Why drama is important
The benefits for a child of taking on the responsibility of a role on stage and performing in front of a live audience cannot be underestimated. Learning to listen to others and wait your turn; becoming aware of how you appear to an audience (even just in the way you are standing, for example) and delivering your lines are all valuable skills.
Of course, not everyone wants to be an actor. But everyone at some stage in their life needs to be able to stand up in front of others and think on their feet. And if doing so comes as a bit of a shock when you are grown up it can be hugely debilitating. Whether it is making a speech at a friend’s wedding, presenting the pitch of your life to the dream client or just addressing a small gathering, the ability to do so without stumbling, freezing and totally stalling is crucial.
Drama can turn what might otherwise be an excruciating experience into a delight and show children that there can be fun in subjects and topics that they think of as boring and too difficult to approach. This is because drama is a unique teaching tool. There is an old saying that if you read a child some information they are more than likely to forget it. If you show them something in a demonstration, they might remember bits. But if you actually have them act it out, then they are likely to take it to heart and remember it for a long, long time. And have fun as well!
Drama engages children, makes them embrace another way of thinking, and another way of being. They are forced to think how the character they are playing feels, about his or her motivations and desires. This helps them in their own social situations, as they a build a sense of empathy and learn what drives other people.
Drama also helps children to discover a whole lot more about themselves. Their minds wander and roam. Fantastical dreams suddenly become real through the magic of the stage. They and their friends and classmates are transported to other worlds, and their horizons are relentlessly pushed back in a voyage of imaginative exploration. It is a great emotional release.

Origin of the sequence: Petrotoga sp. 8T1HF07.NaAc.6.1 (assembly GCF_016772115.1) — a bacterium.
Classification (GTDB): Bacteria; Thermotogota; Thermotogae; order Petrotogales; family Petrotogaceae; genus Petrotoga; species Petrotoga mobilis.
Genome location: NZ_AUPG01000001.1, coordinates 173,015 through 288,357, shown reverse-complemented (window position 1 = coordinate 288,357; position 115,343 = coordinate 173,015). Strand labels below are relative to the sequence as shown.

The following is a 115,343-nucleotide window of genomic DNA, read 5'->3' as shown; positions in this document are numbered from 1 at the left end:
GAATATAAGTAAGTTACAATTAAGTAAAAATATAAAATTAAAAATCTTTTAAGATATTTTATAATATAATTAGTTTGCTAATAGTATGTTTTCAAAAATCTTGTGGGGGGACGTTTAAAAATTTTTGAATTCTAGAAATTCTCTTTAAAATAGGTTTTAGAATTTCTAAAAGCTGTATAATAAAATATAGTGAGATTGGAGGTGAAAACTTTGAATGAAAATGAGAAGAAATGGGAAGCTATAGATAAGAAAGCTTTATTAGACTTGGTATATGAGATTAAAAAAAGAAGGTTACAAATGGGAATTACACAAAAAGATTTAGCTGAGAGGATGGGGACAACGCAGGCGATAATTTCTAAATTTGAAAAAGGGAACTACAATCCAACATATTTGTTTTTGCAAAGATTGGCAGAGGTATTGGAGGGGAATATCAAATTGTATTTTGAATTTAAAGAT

No wonder it is so involving. In some instances drama can get through where other methods of education struggle to make an impact. I’ve worked in primary schools where children have been totally disengaged from their teacher, the classroom and learning in general. Approaching the topic through drama can overcome the restrictions and confines of a classroom and conventional teaching. The disaffected or disruptive often tune back in.
I certainly don’t preach (or practise) the theory that there is an actor inside everyone. Quite the opposite. The important thing to understand is that drama can help a confident performer go places and a shy person come out of their shell a little bit. Everything is done in a fun, safe and cosy space, where everyone can learn to try new things and express themselves in new ways without being judged. This is an environment which can really bring out the best in every child.
Camilla de Quetteville
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